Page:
I thought that I was as good as I'd get--and I was actually happy with that outlook on life and the person I thought I'd be for the rest of my life. I had no idea how much better I could get. I went to school for English-Creative Writing, and when I first came home from the hospital, and was on medication, I could not channel that creativity and the mind which worked at a million miles and hour that I had always relied on. I thought I'd never be able to write like I did before the illness... but it's what I wanted to do, so I worked hard in class, and when I graduated, I read nearly a hundred books about writing in a few months and now I'm better than I ever was--losing the 'easy way' of doing things led to a better way with better results and in the procoess, I gained the discipline and determination that I had lacked my entire life.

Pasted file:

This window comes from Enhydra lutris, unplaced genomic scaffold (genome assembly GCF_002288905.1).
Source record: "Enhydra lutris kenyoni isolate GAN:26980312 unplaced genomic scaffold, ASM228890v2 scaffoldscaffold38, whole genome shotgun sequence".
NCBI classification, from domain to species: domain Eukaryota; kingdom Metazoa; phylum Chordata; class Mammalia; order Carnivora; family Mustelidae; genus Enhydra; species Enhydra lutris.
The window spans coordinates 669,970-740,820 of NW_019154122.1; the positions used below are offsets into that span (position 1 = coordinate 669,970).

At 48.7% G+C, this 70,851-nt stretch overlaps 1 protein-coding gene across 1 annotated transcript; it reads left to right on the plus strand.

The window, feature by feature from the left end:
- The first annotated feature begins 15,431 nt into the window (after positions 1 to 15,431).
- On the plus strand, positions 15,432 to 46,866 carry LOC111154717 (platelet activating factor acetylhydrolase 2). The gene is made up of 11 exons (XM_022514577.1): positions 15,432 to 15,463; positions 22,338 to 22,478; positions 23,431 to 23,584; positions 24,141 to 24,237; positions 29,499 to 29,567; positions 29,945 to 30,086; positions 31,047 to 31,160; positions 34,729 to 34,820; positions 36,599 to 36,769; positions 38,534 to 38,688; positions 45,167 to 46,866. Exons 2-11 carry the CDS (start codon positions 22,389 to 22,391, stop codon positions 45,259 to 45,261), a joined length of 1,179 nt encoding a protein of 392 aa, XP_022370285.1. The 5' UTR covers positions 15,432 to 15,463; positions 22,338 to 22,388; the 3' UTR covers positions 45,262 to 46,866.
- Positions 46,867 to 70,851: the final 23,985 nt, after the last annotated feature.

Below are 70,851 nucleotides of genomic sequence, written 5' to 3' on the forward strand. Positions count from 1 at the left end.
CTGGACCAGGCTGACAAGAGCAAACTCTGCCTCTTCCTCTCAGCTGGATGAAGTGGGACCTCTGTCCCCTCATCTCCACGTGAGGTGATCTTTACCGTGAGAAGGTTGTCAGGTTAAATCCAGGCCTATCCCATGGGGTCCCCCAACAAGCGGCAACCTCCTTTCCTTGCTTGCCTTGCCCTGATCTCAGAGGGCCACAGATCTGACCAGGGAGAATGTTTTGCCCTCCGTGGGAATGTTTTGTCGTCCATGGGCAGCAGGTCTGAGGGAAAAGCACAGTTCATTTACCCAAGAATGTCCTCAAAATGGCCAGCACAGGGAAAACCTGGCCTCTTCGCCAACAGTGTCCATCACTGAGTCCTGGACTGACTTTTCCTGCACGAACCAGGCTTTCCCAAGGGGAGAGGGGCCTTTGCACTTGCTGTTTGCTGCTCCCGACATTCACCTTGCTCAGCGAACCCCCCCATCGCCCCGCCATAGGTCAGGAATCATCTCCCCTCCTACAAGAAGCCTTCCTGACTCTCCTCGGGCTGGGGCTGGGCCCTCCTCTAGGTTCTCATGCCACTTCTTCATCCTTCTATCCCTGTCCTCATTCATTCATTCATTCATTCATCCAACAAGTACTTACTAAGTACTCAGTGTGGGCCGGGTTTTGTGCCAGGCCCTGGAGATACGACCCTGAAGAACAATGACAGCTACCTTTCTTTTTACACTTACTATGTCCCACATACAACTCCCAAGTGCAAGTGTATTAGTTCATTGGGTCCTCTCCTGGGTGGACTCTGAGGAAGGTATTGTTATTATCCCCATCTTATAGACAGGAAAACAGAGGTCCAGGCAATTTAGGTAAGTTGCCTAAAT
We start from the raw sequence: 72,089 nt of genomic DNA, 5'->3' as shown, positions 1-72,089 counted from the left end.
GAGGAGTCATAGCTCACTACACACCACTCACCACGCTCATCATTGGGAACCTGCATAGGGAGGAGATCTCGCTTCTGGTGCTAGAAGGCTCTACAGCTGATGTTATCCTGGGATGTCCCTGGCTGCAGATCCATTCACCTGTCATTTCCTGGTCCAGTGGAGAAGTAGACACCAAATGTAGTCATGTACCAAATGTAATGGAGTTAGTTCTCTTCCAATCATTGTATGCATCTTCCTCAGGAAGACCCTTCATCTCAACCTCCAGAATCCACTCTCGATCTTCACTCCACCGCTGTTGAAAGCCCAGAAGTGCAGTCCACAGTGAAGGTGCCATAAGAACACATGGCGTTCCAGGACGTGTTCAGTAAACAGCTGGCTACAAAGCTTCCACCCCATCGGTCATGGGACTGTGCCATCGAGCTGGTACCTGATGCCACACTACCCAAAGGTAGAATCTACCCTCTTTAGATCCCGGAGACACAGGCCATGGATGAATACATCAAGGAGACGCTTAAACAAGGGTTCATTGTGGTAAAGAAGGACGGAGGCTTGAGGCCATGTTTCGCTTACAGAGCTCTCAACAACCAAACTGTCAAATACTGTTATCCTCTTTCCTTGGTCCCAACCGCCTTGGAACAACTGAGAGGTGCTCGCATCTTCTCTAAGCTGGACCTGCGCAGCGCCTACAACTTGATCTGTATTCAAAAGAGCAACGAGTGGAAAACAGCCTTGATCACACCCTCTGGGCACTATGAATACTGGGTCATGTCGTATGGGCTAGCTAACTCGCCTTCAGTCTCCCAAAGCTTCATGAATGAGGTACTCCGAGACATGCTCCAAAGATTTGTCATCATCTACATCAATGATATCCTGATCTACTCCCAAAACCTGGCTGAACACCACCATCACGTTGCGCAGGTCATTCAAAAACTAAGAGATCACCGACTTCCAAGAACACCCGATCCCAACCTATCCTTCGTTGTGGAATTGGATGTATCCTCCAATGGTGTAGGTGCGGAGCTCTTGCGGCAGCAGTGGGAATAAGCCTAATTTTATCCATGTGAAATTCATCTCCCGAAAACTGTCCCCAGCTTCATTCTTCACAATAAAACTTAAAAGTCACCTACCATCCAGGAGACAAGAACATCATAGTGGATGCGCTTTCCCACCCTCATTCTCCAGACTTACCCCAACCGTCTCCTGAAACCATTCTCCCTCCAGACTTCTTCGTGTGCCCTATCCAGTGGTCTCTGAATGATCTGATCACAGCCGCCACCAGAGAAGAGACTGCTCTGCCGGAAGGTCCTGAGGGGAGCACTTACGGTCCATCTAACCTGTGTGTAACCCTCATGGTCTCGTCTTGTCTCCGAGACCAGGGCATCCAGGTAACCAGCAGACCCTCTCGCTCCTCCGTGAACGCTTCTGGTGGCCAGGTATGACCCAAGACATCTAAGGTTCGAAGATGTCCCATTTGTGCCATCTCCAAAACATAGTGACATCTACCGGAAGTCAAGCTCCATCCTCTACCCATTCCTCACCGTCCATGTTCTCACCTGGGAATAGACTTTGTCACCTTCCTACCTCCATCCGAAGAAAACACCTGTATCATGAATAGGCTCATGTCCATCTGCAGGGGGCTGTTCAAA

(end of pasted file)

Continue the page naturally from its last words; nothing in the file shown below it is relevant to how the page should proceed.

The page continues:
For the record, committing to change does NOT mean that you need to force yourself to meet every single goal you set for yourself. If you get a job but hate it, your boss or co-workers, start looking for a new one... if you sign up for 16 credits but hate a class or struggle with one, or two, drop the class. Don't let your desire to commit to change force you into doing things that are making your life more stressful and less satisfying. YOu need to focus on your happiness and recovery more than you need to do things that prevent you from getting better--even if those things are positive *in theory.*